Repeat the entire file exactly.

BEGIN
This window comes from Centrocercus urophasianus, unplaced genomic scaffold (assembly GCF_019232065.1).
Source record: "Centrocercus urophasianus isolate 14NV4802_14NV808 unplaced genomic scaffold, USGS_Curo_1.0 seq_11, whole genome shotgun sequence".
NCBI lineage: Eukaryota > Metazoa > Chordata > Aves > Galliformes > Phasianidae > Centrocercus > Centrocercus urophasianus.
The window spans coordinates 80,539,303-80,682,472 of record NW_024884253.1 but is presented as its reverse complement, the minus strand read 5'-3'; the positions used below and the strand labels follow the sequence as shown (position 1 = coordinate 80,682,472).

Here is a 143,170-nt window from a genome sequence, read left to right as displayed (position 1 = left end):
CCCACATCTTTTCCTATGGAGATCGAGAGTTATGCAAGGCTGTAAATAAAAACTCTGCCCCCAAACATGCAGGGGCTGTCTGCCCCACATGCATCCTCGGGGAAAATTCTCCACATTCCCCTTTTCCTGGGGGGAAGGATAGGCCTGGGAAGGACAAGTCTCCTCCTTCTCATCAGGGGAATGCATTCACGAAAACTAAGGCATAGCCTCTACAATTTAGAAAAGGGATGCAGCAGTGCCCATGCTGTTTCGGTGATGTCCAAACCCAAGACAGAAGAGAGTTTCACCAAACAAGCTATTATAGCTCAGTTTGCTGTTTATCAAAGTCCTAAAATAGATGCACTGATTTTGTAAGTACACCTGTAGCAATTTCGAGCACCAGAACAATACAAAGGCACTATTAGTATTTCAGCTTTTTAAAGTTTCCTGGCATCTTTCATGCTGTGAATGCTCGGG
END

This window comes from Centrocercus urophasianus, unplaced genomic scaffold (assembly GCF_019232065.1).
Source record: "Centrocercus urophasianus isolate 14NV4802_14NV808 unplaced genomic scaffold, USGS_Curo_1.0 seq_11, whole genome shotgun sequence".
NCBI lineage: Eukaryota > Metazoa > Chordata > Aves > Galliformes > Phasianidae > Centrocercus > Centrocercus urophasianus.
The window spans coordinates 80,539,303-80,682,472 of record NW_024884253.1 but is presented as its reverse complement, the minus strand read 5'-3'; the positions used below and the strand labels follow the sequence as shown (position 1 = coordinate 80,682,472).

Here is a 143,170-nt window from a genome sequence, read left to right as displayed (position 1 = left end):
CCCACATCTTTTCCTATGGAGATCGAGAGTTATGCAAGGCTGTAAATAAAAACTCTGCCCCCAAACATGCAGGGGCTGTCTGCCCCACATGCATCCTCGGGGAAAATTCTCCACATTCCCCTTTTCCTGGGGGGAAGGATAGGCCTGGGAAGGACAAGTCTCCTCCTTCTCATCAGGGGAATGCATTCACGAAAACTAAGGCATAGCCTCTACAATTTAGAAAAGGGATGCAGCAGTGCCCATGCTGTTTCGGTGATGTCCAAACCCAAGACAGAAGAGAGTTTCACCAAACAAGCTATTATAGCTCAGTTTGCTGTTTATCAAAGTCCTAAAATAGATGCACTGATTTTGTAAGTACACCTGTAGCAATTTCGAGCACCAGAACAATACAAAGGCACTATTAGTATTTCAGCTTTTTAAAGTTTCCTGGCATCTTTCATGCTGTGAATGCTCGGG